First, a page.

LANSING, Mich. — Democrat Shri Thanedar said Tuesday he will spend $1 million to air 10 new TV ads in the governor’s race over the next two months, with an emphasis on giving positions on issues such as roads, education and the economy.
The new spots will air across the state starting Wednesday. The self-funded businessman and political novice had spent at least $1.2 million to run ads on network stations through late March — not including cable networks, according to the Michigan Campaign Finance Network.
“Voters everywhere will have the opportunity to learn more about me and the progressive agenda I want to take to Lansing,” said Thanedar, who again promoted himself as the “most progressive choice for governor.”
In a 30-second spot , he says he is an immigrant and that some people tell him he as an accent. He adds, though, that his ideas to fix the roads, improve public schools, create jobs and ensure health care for all show “we are more alike than you think.” The ad features people saying “Shri is just like me.”
In the nine other ads — 15-second spots — Thanedar briefly makes varied policy pledges such as improving road conditions , bringing “single-payer health care to Michigan” and eliminating for-profit charter schools so traditional public schools receive more funding. People in each ad say, “I agree with Shri.” His campaign intends to buy the first and last slots in a commercial break so viewers see two ads within a few minutes.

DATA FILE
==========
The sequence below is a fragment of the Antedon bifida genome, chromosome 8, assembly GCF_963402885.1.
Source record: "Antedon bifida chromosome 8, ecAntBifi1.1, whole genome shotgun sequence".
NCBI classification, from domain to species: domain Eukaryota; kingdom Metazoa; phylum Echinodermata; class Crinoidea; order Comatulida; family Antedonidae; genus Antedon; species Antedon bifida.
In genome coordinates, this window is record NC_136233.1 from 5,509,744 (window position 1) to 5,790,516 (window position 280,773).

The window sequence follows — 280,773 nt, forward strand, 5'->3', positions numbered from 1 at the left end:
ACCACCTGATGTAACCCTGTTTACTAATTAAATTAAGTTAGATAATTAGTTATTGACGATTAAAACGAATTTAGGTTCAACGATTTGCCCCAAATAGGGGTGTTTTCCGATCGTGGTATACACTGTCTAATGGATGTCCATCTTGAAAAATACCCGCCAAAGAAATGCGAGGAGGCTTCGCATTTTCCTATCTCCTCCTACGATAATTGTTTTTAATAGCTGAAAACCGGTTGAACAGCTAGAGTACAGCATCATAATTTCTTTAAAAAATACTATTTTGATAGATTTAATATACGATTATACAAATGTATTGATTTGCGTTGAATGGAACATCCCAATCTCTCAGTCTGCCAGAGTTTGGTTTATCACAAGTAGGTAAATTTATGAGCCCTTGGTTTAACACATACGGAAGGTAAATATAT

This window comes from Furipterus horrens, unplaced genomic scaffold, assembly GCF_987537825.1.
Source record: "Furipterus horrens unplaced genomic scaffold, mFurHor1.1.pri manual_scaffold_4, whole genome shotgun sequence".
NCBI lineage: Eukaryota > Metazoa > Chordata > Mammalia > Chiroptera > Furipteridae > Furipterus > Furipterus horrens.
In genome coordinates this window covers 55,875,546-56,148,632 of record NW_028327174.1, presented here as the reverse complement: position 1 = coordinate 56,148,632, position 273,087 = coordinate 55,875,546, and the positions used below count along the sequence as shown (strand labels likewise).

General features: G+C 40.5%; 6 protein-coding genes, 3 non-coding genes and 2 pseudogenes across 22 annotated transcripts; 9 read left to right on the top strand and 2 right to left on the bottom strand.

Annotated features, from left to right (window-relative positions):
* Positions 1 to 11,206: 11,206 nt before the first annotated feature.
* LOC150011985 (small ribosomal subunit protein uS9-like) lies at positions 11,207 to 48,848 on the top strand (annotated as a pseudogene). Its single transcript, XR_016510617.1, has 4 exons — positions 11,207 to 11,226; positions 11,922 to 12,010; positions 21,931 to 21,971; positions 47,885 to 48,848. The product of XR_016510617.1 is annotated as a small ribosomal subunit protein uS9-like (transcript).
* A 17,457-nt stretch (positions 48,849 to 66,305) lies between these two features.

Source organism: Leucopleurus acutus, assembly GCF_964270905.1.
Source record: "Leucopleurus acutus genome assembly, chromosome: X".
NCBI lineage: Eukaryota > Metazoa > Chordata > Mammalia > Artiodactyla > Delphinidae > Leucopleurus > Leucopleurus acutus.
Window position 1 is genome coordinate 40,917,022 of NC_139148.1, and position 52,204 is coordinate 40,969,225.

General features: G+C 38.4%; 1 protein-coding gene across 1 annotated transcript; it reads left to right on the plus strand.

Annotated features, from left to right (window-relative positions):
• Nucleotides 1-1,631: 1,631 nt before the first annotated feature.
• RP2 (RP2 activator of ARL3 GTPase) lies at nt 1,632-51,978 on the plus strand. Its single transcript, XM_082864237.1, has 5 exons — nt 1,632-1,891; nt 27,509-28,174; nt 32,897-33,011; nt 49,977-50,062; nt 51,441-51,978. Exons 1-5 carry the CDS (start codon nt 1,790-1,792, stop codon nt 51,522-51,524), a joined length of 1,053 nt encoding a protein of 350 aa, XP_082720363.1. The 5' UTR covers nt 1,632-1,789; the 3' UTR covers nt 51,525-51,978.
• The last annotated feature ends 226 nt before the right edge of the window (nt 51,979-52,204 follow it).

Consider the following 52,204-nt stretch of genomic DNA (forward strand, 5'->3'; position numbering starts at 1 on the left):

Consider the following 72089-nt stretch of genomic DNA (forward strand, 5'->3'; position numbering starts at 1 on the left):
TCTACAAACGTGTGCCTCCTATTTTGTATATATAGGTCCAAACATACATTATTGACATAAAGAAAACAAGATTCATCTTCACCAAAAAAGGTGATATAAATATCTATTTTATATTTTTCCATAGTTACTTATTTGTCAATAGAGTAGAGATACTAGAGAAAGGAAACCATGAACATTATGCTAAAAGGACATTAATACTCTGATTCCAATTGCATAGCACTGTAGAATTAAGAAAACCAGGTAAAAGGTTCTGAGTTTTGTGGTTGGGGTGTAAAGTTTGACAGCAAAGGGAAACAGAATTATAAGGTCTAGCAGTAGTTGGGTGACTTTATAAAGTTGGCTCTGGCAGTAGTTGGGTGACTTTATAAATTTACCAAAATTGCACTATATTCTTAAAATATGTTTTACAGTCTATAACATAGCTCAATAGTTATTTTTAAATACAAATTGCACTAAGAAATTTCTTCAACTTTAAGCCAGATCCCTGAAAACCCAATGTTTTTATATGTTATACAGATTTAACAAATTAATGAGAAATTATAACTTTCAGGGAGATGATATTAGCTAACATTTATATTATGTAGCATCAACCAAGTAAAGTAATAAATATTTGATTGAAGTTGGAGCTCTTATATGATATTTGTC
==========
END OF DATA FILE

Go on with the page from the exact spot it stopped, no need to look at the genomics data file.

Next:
Thanedar, who has given his campaign nearly $6 million and is searching for a new manager, is the only Democrat to have run TV ads. Former legislative leader Gretchen Whitmer is considered the favorite for the Democratic nomination in a contest that also includes former Detroit health director Abdul El-Sayed and retired business executive Bill Cobbs.
The ads have helped Thanedar rise in Democratic polling to succeed term-limited Republican Gov. Rick Snyder. The primary election is in August, when voters also will choose a GOP nominee from among Attorney General Bill Schuette, Lt. Gov. Brian Calley, state Sen. Patrick Colbeck and Dr. Jim Hines.
In response to Thanedar frequently claiming to be the most progressive candidate, El-Sayed spokesman Adam Joseph pointed to reports that Thanedar initially was not committed to running as a Democrat and considered potentially seeking the Republican nomination or launching an independent campaign.
“A lie is a lie, even if you spend millions of dollars to tell it. Shri Thanedar lied about being a Democrat. He is not a Democrat, let alone a progressive,” Joseph said.
Whitmer, said spokeswoman Annie Ellison, has “broken records with her grassroots fundraising and the campaign is confident we’ll have the resources to communicate her message, which people across the state have been responding to in such a positive way.”
On Wednesday, Whitmer is poised to secure backing from the Michigan AFL-CIO. She already has been endorsed by 17 labor organizations representing 893,000 Michigan workers and retirees.